Most manufacturers of SUVs have been resorting to the crossover route by ditching older body-on-frame technology—similar to ones used on pickup trucks and even larger full-scale trucks—and utilizing unibodies.
SUVs have originally been built with body-on-frames, which means the body of the SUV sits on a pair of girders, welded together in a way to make a lower frame, which is where the engine, transmission, and suspension bits are bolted.
Though, due to various physical reasons, body-on-frame SUVs tend to drive like refrigerators on wheels, especially since many of them have to use solid axles at the rear. And to meet the demand for SUVs that “drive more like cars,” unibodies or monocoques are being favored because the crossover SUV’s body and chassis aren’t composed of more than one part—unlike body-on-frames. This allows for greater torsional rigidity, which in turn, allows for a stiffer chassis, resulting in better on-road driving dynamics.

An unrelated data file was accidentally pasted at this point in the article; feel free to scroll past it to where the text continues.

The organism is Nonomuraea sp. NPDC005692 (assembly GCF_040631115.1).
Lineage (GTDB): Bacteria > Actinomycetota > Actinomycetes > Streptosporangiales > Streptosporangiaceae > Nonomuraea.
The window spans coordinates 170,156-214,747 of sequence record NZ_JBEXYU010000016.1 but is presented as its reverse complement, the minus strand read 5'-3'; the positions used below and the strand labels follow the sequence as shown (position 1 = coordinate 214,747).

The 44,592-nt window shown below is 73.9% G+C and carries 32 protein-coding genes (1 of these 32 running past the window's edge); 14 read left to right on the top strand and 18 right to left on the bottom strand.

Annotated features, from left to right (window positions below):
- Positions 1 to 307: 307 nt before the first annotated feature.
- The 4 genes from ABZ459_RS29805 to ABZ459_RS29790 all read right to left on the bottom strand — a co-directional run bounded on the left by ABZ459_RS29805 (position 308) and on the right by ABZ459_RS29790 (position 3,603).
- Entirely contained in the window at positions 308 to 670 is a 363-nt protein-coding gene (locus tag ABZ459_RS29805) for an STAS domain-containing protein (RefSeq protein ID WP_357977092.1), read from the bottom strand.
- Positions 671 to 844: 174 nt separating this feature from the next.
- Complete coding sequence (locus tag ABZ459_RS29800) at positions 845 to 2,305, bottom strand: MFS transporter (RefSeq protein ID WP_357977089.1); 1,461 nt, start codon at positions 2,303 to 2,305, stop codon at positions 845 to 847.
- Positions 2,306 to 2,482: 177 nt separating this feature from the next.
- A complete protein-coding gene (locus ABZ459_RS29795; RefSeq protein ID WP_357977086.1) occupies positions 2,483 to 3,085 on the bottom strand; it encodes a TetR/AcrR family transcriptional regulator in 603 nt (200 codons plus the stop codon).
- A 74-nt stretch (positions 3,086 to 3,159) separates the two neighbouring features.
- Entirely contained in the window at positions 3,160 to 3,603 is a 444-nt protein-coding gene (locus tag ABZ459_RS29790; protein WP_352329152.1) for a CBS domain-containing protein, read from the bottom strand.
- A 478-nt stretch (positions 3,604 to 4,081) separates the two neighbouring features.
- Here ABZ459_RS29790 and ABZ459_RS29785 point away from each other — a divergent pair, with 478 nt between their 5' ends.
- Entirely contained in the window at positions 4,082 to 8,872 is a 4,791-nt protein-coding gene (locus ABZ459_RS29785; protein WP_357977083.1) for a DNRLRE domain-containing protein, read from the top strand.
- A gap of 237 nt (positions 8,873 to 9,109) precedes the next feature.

Many have argued that unibody SUVs aren’t as capable as body-on-frame SUVs in the practicality department. Though brands like Land Rover, Jeep, and Mercedes-Benz have thoroughly proven that they are.
Either way, body-on-frames are also favored by off-roading enthusiasts for their ability to achieve higher tow ratings and greater durability with the serious stuff. That said, Toyota has reportedly expressed desire to continue delivering to the off-road enthusiasts by sticking to their body-on-frame roots for many of their future SUVs, rather than using unibodies.
“There are multiple customers for us,” Toyota’s Motoharu Araya said to AutomotiveNews, the brand’s global truck and SUV executive chief engineer. “Some want to drive off-road, some want to tow with their families, and some want to commute. Towing and durability are very difficult with a monocoque vehicle.”
Though Araya didn’t specify as to what Toyota has in store for any of their future SUV models. Araya did say Toyota is still willing to provide enthusiast-aimed examples like the FJ Cruiser as long as the demand is there.
– By: Chris Chin